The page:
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High-Precision Calibration of Astronomical Spectrographs with Laser Frequency Combs

Dr Michael Murphy

Centre for Astrophysics and Supercomputing, Swinburne University of Technology

Friday, 9 November 2007, 3.30pm, EN101, (Ground Floor, EN Building), Hawthorn.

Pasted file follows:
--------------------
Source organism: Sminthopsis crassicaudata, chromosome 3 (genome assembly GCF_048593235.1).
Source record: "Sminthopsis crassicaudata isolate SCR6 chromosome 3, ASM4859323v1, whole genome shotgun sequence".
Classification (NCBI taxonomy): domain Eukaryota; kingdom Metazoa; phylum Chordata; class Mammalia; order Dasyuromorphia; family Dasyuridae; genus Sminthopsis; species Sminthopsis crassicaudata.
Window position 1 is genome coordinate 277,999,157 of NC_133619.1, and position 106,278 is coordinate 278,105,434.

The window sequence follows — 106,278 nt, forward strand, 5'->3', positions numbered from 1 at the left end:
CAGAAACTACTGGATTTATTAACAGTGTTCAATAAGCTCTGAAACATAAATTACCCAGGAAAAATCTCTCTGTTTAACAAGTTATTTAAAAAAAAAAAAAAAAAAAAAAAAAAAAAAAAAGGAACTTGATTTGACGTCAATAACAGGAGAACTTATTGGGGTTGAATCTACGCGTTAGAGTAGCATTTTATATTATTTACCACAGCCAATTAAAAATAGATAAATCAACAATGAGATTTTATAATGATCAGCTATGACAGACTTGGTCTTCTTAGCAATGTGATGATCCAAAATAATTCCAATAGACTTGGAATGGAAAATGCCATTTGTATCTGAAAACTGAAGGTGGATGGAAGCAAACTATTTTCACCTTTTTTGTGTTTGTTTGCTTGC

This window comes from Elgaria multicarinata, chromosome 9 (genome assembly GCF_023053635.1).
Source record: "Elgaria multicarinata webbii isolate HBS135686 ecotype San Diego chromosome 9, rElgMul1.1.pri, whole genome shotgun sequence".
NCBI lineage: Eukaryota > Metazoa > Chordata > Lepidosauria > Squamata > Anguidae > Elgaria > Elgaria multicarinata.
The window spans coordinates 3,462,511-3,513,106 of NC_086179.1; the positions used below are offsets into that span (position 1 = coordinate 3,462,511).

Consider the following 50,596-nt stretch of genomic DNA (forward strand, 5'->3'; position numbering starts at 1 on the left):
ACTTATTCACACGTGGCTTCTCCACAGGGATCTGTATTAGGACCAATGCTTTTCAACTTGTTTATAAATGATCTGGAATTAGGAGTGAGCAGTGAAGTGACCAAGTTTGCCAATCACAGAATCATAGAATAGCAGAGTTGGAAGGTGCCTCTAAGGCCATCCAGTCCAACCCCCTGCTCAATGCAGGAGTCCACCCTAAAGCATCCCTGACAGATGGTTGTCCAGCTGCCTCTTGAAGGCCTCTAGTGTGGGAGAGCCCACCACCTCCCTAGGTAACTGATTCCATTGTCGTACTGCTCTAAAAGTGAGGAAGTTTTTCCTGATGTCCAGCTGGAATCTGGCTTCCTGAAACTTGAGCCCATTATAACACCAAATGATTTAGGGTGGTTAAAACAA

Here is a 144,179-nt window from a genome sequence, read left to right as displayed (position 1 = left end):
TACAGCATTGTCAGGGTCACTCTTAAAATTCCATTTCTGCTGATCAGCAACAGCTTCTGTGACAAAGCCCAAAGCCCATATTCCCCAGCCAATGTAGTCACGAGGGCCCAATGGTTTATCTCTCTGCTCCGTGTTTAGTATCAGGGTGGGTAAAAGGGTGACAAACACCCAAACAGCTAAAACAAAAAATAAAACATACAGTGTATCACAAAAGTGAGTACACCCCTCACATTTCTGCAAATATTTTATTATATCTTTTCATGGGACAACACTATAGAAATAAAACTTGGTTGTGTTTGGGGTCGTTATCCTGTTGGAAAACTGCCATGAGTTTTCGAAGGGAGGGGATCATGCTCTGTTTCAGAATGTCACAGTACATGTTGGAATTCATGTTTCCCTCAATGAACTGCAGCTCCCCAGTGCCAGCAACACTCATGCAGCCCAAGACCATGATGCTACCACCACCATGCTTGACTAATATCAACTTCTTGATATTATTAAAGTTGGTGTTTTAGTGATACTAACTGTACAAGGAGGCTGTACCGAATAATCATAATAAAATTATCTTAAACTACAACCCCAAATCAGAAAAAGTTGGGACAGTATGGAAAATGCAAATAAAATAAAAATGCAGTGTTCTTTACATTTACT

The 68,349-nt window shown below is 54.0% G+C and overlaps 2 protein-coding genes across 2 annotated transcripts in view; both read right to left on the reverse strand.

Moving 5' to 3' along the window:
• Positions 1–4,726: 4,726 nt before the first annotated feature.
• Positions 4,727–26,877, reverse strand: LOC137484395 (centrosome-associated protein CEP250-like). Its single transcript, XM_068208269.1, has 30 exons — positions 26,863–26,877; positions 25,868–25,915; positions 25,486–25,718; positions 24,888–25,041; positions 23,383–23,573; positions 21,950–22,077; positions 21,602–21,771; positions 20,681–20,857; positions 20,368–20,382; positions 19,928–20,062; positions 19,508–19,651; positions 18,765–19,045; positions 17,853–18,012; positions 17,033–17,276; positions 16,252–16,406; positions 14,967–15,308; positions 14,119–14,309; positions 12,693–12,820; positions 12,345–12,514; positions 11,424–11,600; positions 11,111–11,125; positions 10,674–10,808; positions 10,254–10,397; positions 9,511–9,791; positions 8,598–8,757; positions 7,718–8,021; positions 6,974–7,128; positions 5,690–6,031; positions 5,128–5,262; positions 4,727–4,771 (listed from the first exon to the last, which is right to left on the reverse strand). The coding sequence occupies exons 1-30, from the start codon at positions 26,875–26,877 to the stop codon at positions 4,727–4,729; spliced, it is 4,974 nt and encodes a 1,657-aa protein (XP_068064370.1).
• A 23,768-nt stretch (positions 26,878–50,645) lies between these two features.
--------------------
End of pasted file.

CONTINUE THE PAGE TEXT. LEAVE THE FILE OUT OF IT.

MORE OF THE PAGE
Femtosecond frequency combs have recently revolutionised the standards and metrology fields. As the name suggests, they provide a "picket fence" of laser modes spaced equally in frequency space and cover a wide frequency range. In astronomy, there are many applications where we need precisely calibrated spectrographs and/or where we require long-term stability (over decades) of relative frequency measurements. By recording a frequency comb spectrum simultaneously with our astronomical object spectrum, we might be able to obtain an absolute frequency scale which will enable spectra from different times and different instruments to be compared reliably. I will outline some practical problems involved with building a astronomical comb system, outline current efforts to overcome these and discuss some of the scientific goals which would become feasible or benefit enormously by having a spectrograph calibrated with a frequency comb.

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